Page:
The microscope is derived from two Greek words, mikros and skopeo. Mikros means small while skopeo means “look at.” Thus, the two words form the word mikroskopeo that refers to looking or observing small objects. Since the beginning of scientific developments, there has been an interest to look at the smaller details of the world around us. Biologists have taken the lead in the quest to uncover such small details through their desire to examine cells, viruses, bacteria, and colloidal particles. Material scientists have wanted to observe the limitations and inhomogeneities in metals, ceramics, and crystals. Geologists have also developed interest in the detailed study of rocks, fossils, and minerals on a microscopic scale, a study that has brought forth insight into the origins of planet earth and the valuable minerals in it.
History of Microscopy
Microscopy is believed to have developed from the Galilean telescope in the seventeenth century. Antony Van Leeuwenhoek, a Dutchman, who lived in the period 1632-1723 made the earliest instrument used for observing very small objects (Burgess, Marten, and Taylor, 186). The instrument consisted of powerful lenses and adjustable holder to ease object viewing. This instrument was the first microscope. The instrument used light for illumination hence the name light microscope. It could magnify objects up to 400 times thus it helped Van Leeuwenhoek to discover protozoa, spermatozoa, and bacteria. He was also able to pioneer the classification of red blood cells by shape. The limitation of this instrument was that it had a single lens. This problem was solved later by addition of a second lens changing the name to compound microscope. The compound microscope thus formed the basis of light microscopes that are widely used today.
The emergence of Electron microscopy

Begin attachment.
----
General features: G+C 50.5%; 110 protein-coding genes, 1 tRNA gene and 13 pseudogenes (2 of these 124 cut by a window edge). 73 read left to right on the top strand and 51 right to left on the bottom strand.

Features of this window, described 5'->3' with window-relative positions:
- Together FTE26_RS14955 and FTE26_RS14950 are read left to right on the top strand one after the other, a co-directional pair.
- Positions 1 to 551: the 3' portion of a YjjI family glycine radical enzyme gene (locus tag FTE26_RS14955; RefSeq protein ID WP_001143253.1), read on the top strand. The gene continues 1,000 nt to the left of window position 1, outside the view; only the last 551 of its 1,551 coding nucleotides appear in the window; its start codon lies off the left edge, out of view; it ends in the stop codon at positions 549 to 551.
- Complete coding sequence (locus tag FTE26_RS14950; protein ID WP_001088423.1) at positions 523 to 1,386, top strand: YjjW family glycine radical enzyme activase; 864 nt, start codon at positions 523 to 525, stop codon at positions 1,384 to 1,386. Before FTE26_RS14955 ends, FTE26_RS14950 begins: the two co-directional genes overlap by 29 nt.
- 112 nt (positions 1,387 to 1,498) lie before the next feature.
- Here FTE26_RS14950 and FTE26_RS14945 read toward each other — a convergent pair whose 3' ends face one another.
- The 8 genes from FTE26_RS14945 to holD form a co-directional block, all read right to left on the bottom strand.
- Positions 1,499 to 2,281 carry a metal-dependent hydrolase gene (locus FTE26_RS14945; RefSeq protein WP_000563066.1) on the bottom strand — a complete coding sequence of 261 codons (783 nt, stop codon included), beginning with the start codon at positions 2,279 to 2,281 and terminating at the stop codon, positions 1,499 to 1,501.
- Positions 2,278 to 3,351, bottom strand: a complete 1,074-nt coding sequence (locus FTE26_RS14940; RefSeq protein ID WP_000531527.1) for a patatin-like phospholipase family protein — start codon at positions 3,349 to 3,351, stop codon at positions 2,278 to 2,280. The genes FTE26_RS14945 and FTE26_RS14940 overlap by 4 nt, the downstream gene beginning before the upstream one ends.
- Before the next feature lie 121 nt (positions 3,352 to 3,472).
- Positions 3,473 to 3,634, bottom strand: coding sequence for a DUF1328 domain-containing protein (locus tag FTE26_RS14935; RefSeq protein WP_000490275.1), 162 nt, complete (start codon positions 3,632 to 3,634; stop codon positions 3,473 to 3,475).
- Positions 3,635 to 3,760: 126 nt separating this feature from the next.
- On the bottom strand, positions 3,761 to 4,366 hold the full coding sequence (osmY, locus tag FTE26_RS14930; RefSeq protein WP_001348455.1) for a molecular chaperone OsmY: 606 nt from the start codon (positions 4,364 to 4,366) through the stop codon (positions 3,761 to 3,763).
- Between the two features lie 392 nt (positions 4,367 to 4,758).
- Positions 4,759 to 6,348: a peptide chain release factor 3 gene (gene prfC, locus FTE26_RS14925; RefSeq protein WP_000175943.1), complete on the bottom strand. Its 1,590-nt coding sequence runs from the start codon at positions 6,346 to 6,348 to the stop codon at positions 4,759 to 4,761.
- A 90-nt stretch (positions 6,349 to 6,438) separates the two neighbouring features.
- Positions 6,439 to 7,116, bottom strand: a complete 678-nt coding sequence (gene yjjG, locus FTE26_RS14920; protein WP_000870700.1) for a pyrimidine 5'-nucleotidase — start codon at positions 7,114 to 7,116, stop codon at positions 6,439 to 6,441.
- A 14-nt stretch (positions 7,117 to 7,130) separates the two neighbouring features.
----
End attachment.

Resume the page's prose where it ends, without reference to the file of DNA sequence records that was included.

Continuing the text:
The light microscope discovery revolutionized scientific development for a long time until the 18th century when scientists embraced technological innovations and improvements in design of the light microscope. These improvements made the light microscope very popular with researchers in the areas of botany, zoology, material science, and geology.
After duration of approximately 100 years, scientists discovered that accelerated electrons in a vacuum behaved like light. They also discovered that an electric field could shape the paths of electrons just in a similar way that lenses are used in bending and focusing visible light. in 1931, Ernst Ruska, with the help of Max Knoll, combined these discovered electron characteristics and the magnetic field to build the first transmission electron microscope at the University of Berlin-Germany (Achilladelis, Bowden, 11). This discovery brought about the concept of electron microscopy. Electron microscopy is thus the use of electron beams in the process of magnification of objects. Instead of light, electrostatic and electromagnetic lenses are used to focus particles. These lenses can show features as small as a tenth of a nanometer or a ten billionth of a meter, a great deal of detail. With the electron microscope, individual atoms can be observed with amazing clarity thus electron microscopes have high resolving power. At the point of invention, the electron microscope used two magnetic lenses. Three years later, a third lens was introduced demonstrating an increased resolution of 100nm. Improvements have been done with constant innovations and today the electron microscope have reached a resolution of up to 0.05nm, 400 times better than a modern typical light microscope, and compared to the naked eye, it is 4000,000 times better.
Types of electron microscopes
With the increasing innovation in electron microscopy over the years, there are several different applications of this concept in the form of the different types of electron microscopes. These types of electron microscopes are different in terms of how they operate each with a peculiar scientific strength or ability. These types of electron microscopes include transmission electron microscope, scanning electron microscope, and scanning transmission electron microscope.
Transmission Electron microscope
This type has four main components: an electron optical column, vacuum system, control software and the necessary electronics which include lenses for beam deflection and the generator of very high voltage for generating electrons. In a modern transmission electron microscope, there is an operating console that is surmounted by a column that is vertical and contains the vacuum system (Gooddhew, Humphreys, and Beanland, 66). There are also control panels placed conveniently for the operator. This type of microscope is always closed fully for the reduction of the environmental sources interference. It is also operated remotely. There are two types of transmissions. The two types are environmental transmission electron microscopy and aberration-corrected transmission electron microscopy. They are briefly discussed below: